Tea tree oil is toxic

Tea tree oilDrug groupsTea tree oil is an essential oil made from the leaves and branch tips of the Australian tea tree Melaleuca alternifolia and related trees. It has antimicrobial and anti-inflammatory properties and is characterized by its broad spectrum of activity against bacteria, fungi, viruses and parasites. Tea tree oil and corresponding preparations can be administered for the external treatment of various infectious and parasitic diseases. Possible adverse effects include local irritation and allergic reactions. Diluted preparations cause fewer side effects than concentrated ones. Tea tree oil should not be ingested because it can lead to poisoning.

synonym: Melaleucae aetheroleumPhEur, Melaleucae alternifoliae aetheroleum, Tea Tree Oil, TTO


The pure tea tree oil is available in pharmacies and drug stores. There are many products on the market containing the essential oil, such as personal care products, lip balm, mouthwashes and toothpastes. As a rule, these are not registered drugs.

Structure and properties

Tea tree oil is obtained by steam distillation from the leaves and branch tips of Melaleuca alternifolia, Melaleuca linariifolia, Melaleuca dissitiflora and / or others Melaleuca-Types of Extracted Essential Oil.

The Australian tea tree Melaleuca alternifolia is a small tree or shrub about three to six meters high that is native to the coast of New South Wales and Queensland in Australia and has long been used by the Aborigines. Like the eucalyptus, it belongs to the myrtle family (Myrtaceae). Tea tree oil has been used since the 1920s.

Tea tree oil is a clear, easily mobile, colorless to pale yellow and volatile liquid with a characteristic, intensely aromatic odor that is practically insoluble in water. The more than one hundred ingredients mainly include isoprenoids and, in particular, cyclic monoterpenes, sesquiterpenes and the corresponding alcohols. Terpinen-4-ol, 1,8-cineol, γ-terpinene and α-terpinene are representatives that occur in high concentrations in oil.


Tea tree oil has antiseptic, antimicrobial, antioxidant, and anti-inflammatory properties. It is bactericidal against gram-positive and gram-negative pathogens, fungicidal, antiviral and anti-parasitic.

The sensitive pathogens include, for example, streptococci and staphylococci, Pseudomonas aeruginosa, Candida albicans, Dermatophytes, the herpes simplex virus, itch mites, lice and trichomonads. The effects are based, among other things, on a disruption of the structure and integrity of the cell membrane.

application areas

Possible areas of application include (examples):


According to the instructions for use. The dosage depends on the area of ​​application. For the majority of the indications, dilutions are used, for example with water, alcohol or almond oil. Examples of the preparation can be found in Reichling et al. (2003).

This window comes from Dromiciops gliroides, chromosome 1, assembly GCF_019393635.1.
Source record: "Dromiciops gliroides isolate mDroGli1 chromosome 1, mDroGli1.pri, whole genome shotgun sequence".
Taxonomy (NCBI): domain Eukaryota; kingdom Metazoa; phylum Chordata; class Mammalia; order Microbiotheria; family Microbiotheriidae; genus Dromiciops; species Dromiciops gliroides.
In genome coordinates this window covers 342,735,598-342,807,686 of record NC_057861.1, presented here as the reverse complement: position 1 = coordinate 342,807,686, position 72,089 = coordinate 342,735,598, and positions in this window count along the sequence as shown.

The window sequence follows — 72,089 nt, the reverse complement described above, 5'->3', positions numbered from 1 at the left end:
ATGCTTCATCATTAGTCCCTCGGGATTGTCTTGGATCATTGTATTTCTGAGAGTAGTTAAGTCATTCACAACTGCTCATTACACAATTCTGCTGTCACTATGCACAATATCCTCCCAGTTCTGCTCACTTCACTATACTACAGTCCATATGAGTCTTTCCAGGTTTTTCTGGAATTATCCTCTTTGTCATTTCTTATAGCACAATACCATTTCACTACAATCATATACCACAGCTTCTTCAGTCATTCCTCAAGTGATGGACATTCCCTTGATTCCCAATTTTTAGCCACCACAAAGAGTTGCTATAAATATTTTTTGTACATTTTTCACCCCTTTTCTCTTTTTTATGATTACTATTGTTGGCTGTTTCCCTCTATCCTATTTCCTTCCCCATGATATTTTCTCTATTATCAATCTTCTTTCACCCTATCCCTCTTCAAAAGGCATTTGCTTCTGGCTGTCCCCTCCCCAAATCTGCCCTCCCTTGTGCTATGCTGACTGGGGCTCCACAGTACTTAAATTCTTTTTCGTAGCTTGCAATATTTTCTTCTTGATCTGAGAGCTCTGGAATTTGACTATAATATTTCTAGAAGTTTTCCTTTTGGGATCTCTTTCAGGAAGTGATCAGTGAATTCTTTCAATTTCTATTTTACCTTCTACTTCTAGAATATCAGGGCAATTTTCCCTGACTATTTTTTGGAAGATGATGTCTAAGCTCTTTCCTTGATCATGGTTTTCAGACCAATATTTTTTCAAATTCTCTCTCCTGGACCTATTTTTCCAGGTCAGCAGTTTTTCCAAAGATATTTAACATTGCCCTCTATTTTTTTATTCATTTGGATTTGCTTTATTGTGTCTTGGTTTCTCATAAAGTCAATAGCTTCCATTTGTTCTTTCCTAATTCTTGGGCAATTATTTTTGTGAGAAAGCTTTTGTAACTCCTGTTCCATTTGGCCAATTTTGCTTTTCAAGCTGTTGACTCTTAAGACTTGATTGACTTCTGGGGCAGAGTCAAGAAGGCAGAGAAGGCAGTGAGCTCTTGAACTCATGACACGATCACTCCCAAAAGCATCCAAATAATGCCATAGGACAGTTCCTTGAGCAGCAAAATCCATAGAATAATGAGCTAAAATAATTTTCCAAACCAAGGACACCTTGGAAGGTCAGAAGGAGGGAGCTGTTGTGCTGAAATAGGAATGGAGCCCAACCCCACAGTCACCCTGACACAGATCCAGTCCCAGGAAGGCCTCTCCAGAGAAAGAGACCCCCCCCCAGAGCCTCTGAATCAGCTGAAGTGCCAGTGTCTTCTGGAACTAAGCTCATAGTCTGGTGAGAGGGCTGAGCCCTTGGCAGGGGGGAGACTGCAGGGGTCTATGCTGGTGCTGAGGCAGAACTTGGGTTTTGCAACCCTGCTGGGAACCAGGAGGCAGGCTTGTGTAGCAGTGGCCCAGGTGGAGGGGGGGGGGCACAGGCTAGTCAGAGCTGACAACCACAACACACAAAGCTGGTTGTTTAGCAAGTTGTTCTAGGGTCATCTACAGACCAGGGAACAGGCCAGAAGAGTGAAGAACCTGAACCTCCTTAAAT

Tea tree oil is contraindicated in case of hypersensitivity. It must not be ingested and should not get in the eyes. We do not have a complete list of precautionary measures.

unwanted effects

Possible adverse effects include local and allergic reactions, including allergic contact dermatitis. Irritation occurs especially when undiluted oil or highly concentrated agents are used.

Tea tree oil is toxic when taken orally and can cause symptoms such as vomiting, diarrhea, confusion, incoordination, hallucinations, and a coma. Fortunately, no deaths have been reported so far.

  • Carson C.F., Hammer K.A., Riley T.V. Melaleuca alternifolia (Tea Tree) oil: a review of antimicrobial and other medicinal properties. Clin Microbiol Rev, 2006, 19 (1), 50-62 Pubmed
  • Carson C.F., Riley T.V., Cookson B.D. Efficacy and safety of tea tree oil as a topical antimicrobial agent. J Hosp Infect, 1998, 40 (3), 175-8 Pubmed
  • de Groot AC, Schmidt E. Tea tree oil: contact allergy and chemical composition. Contact Dermatitis, 2016 Pubmed
  • European Pharmacopoeia PhEur
  • Instructions for use
  • Hammer K.A., Carson C.F., Riley T.V., Nielsen J.B. A review of the toxicity of Melaleuca alternifolia (tea tree) oil. Food Chem Toxicol, 2006, 44 (5), 616-25 Pubmed
  • Hartford O., Zug K.A. Tea tree oil. Cutis, 2005, 76 (3), 178-80 Pubmed
  • Pazyar N., Yaghoobi R., Bagherani N., Kazerouni A. A review of applications of tea tree oil in dermatology. Int J Dermatol, 2013, 52 (7), 784-90 Pubmed
  • Reichling J., Iten F., Saller R. Australian tea tree oil (Melaleuca aetheroleum). Phytotherapy, 2003, 2, 32-39
  • Safety data sheet (CH)

Conflicts of Interest: None / Independent. The author has no relationships with the manufacturers and is not involved in the sale of the products mentioned.

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This article was last changed on 7/31/2016.
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